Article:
July 13, 2020

19° C, A few clouds

Full Forecast

Close this


Advertise With Us

No laughing matter

Air Farce alumna's memoir details struggles with depression

Tim Leyes photo</p><p>Author Jessica Holmes talks about her episodes of depression with remarkable candour.</p>

Tim Leyes photo

Author Jessica Holmes talks about her episodes of depression with remarkable candour.

Hey there, time traveller!
This article was published 5/5/2018 (800 days ago), so information in it may no longer be current.

It may come as a surprise to some that the perky Jessica Holmes, famous for lampooning Céline Dion on Royal Canadian Air Farce, has written a book about depression. It’s titled Depression the Comedy, but Holmes makes it clear the funny part came later. As the saying goes, tragedy plus time equals comedy.

Even if Holmes’ particular brand of comedy doesn’t always translate well to the page, readers will appreciate her candour. She is brutally honest about how her illness affected her marriage and family life.

For anyone dealing with depression, it can be validating to know even successful, seemingly happy people are not immune. According to the Canadian Mental Health Association, 49 per cent of Canadians who feel they have suffered from depression or anxiety have never sought help from a doctor.

Before joining Royal Canadian Air Farce in 2003, Holmes starred in her own short-lived sketch series, The Holmes Show, and opened for ­comedians such as Jerry Seinfeld and Ellen DeGeneres.

She wrote her first book, I Love Your Laugh: Finding the Light in my Screwball Life, in 2010, and became a life and career coach through San Diego’s Life Purpose Institute. She has spoken at Ottawa’s Cracking-up the Capital comedy festival, an event that raises money and awareness for mental illness.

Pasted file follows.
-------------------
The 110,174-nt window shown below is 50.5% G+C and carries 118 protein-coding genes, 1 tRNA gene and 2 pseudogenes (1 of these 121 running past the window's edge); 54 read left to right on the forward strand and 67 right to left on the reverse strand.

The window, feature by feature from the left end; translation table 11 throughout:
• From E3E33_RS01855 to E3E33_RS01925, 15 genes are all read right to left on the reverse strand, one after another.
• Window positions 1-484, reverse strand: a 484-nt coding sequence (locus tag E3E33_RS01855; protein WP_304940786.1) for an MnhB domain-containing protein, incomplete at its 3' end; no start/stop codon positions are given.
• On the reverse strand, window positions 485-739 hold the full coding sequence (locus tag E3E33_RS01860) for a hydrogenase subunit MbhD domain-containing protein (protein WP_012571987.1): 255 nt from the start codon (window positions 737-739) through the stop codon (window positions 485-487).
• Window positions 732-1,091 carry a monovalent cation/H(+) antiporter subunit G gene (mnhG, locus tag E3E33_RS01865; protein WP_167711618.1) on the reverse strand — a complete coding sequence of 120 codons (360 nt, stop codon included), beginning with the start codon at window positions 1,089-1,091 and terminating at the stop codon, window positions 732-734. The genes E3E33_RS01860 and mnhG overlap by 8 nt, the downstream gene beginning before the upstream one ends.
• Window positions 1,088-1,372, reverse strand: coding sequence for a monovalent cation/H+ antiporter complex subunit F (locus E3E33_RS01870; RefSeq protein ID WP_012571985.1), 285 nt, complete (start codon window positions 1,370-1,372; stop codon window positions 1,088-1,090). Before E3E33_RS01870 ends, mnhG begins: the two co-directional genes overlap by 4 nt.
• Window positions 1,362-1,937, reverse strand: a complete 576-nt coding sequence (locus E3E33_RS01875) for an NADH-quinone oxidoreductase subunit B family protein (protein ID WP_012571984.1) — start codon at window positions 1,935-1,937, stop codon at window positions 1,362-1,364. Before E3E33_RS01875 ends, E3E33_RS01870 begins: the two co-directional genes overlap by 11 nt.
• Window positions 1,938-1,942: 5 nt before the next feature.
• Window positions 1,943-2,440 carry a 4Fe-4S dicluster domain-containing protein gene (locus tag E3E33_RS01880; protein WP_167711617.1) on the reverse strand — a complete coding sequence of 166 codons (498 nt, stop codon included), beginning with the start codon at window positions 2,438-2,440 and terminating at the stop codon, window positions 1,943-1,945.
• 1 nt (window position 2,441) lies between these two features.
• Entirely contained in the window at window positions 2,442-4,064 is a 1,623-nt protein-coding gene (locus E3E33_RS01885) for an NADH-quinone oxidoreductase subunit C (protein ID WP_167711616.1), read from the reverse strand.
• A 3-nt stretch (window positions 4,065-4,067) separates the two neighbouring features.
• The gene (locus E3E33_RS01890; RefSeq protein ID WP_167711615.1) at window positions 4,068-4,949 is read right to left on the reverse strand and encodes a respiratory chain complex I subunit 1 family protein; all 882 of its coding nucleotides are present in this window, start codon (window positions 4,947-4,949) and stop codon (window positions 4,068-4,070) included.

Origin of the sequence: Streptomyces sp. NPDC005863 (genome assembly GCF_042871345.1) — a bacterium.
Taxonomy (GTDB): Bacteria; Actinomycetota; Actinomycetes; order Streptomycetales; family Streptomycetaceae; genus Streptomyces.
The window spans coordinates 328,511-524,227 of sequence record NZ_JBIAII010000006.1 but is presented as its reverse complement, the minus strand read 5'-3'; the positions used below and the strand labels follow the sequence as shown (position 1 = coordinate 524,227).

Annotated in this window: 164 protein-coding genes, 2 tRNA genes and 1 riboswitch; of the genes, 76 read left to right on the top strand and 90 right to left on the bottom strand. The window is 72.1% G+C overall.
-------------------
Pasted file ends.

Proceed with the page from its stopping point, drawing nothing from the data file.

Holmes now lives in Toronto with her husband and two children.

In Depression the Comedy, Holmes talks about her postpartum depression and her second depression some years later, when her life went from a "happy, if chaotic adventure" to "rocky." She "became less of a June Cleaver and more of a David-Hasselhoff-when-his-daughter-videotaped-him-lying-facedown-on-the-bathroom-floor-unsuccessfully-trying-to-eat-a-hamburger."

Depression may have many causes; Holmes attributes hers to "lack of creative purpose, chronic insomnia and a handful of psychological factors." Her daily routine became lying on the couch watching TV, crying and playing Candy Crush on her iPad, followed by more crying and TV watching.

Recalling her frustration when "NBDs" ("Never Been Depressed") would ask, "Well, why don’t you just get out there and do something?" Holmes points out that "one of the most prevalent symptoms of depression is not feeling like doing anything, ever."

"It’s an illness," she reminds us. "I’ve never met someone with Type 2 diabetes and thought: ‘See, I’ve always just eaten bags of delicious sugar and been fine, so I’m not sure why you can’t figure it out.’"

Ironically, the nature of her profession means that comedians are often more susceptible to depression: "The hard part is the downtime," she says. "A common symptom of depression is not being able to fathom a time when you won’t feel as down as you currently do. It’s like you become emotionally near-sighted. If I bombed when I was depressed, I went from ‘That was a bad gig’ to ‘I’m untalented and we’ll be living in our RV within a year.’"